A great way to acquire unanticipated skills is through ‘odd jobs’, the short-term jobs we do (mostly for money) while we are growing up and sometimes as adults.
When we say ‘odd jobs’ in the English language we usually refer to occasional jobs, the kind you do ‘here and there’ or ‘now and then’.
But there is another kind of ODD jobs. The odd ones. The unexpected, unanticipated jobs, the ones that take you outside your comfort zone. Those are the ones that tend to teach you the skills you don’t anticipate learning.
This second category would include some of the rarer odd jobs I’ve had. They are the ones who have taught me unanticipated and sometimes even extraordinary things about life. I often had to leave my comfort zone and acknowledge my demons. And the oddest odd jobs are the ones that make for great storytelling.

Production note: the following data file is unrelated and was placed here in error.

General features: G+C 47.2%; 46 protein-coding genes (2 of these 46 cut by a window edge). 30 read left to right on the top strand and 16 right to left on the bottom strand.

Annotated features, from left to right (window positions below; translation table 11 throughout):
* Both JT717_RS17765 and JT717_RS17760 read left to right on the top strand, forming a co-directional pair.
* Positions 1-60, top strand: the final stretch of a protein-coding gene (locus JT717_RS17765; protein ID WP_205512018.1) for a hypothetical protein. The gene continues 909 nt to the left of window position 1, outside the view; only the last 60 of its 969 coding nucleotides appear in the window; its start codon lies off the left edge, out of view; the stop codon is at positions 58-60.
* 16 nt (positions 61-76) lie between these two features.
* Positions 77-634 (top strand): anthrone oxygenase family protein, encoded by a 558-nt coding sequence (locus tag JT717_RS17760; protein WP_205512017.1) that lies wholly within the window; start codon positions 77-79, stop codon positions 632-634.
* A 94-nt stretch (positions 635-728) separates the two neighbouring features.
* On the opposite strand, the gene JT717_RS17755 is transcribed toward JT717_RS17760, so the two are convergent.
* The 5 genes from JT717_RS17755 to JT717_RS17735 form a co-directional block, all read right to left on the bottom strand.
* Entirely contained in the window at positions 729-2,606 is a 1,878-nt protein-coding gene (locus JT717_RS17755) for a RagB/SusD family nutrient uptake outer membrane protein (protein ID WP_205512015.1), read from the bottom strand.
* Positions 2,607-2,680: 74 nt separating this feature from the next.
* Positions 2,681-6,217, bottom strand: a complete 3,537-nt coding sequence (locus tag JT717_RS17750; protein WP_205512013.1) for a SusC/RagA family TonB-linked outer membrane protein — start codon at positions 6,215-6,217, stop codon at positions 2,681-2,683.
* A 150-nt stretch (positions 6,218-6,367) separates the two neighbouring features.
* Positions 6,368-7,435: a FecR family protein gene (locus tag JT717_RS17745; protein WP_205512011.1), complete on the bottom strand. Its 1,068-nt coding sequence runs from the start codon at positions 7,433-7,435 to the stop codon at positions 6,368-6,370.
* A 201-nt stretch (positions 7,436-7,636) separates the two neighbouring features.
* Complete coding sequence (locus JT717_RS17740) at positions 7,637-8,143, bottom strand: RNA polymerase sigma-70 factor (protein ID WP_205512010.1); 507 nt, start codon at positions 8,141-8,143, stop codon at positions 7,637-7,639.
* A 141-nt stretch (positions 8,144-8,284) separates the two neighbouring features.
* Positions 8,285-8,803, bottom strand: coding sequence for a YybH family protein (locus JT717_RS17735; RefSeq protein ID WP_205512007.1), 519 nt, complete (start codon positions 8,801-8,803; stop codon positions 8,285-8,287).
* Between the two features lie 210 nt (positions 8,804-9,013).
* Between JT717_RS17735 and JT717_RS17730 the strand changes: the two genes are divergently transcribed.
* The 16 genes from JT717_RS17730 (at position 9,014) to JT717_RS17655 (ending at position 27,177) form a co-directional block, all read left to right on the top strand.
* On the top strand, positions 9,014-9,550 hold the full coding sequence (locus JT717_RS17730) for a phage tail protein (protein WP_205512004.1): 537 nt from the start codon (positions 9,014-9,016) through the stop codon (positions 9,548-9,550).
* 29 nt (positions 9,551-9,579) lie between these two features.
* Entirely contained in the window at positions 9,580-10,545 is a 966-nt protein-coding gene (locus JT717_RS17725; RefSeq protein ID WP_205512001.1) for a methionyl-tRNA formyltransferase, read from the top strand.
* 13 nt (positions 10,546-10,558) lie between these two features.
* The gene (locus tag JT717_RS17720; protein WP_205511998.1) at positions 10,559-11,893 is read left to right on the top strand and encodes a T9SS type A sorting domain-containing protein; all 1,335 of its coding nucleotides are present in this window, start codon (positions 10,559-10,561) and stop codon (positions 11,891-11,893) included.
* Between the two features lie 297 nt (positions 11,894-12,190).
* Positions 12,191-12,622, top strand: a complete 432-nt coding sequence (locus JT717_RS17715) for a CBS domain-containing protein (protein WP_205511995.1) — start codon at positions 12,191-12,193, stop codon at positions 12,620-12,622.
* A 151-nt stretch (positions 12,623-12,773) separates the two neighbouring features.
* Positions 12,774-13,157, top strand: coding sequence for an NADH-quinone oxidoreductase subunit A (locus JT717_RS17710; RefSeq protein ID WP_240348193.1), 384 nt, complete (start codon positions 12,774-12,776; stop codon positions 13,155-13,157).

In my life, I’ve had odd jobs of both kinds. Even the first variety (regular odd jobs) taught me a lot about life. Here are some examples and some of the lessons learned (there are probably many more, but these are the lessons that come to mind).
Artist (at the age of five)
Assistant kindergarten teacher
Fuller Brush Man
Synagogue junior congregation leader and choir singer
farmer on Urim
movie actor and producer
bad breath smeller
1973 jewish agency
Each of these jobs, whether they lasted for a day, a week, or a year, taught me invaluable lessons, perspectives that stay with me to this day.
So the next time someone offers you or one of your children an ‘odd job’, don’t say no without considering the proposition. Beyond the educational value of working hard for money, there lurks a more important goal. Learning new, unanticipated ways of looking at the world.
When I was about five years old, the Sagers would come to visit. Joel Sager and I would make drawings and would sell them to our parents for a couple of cents. This helped keep us out of their hair. This was my first experience as an entrepreneur. We had a captive audience, but no potential for scaling up.